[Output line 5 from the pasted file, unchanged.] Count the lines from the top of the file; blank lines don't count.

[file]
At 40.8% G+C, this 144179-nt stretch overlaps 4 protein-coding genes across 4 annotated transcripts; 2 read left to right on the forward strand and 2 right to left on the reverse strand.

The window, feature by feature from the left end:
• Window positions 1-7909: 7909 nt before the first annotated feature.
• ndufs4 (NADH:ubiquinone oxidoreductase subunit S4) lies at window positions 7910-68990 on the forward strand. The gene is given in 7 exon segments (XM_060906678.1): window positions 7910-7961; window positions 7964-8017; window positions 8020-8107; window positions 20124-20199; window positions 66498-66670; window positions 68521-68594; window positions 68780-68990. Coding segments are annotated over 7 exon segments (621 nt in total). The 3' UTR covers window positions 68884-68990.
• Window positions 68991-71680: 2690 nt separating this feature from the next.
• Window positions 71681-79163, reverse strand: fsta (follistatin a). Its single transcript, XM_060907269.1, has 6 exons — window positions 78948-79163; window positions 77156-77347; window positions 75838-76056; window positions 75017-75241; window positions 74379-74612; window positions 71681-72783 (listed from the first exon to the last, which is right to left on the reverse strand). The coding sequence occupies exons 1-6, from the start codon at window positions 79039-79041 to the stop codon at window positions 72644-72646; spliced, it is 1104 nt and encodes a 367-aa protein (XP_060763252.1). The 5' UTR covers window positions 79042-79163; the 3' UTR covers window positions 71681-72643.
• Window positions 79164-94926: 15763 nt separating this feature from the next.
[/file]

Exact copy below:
• Window positions 68991-71680: 2690 nt separating this feature from the next.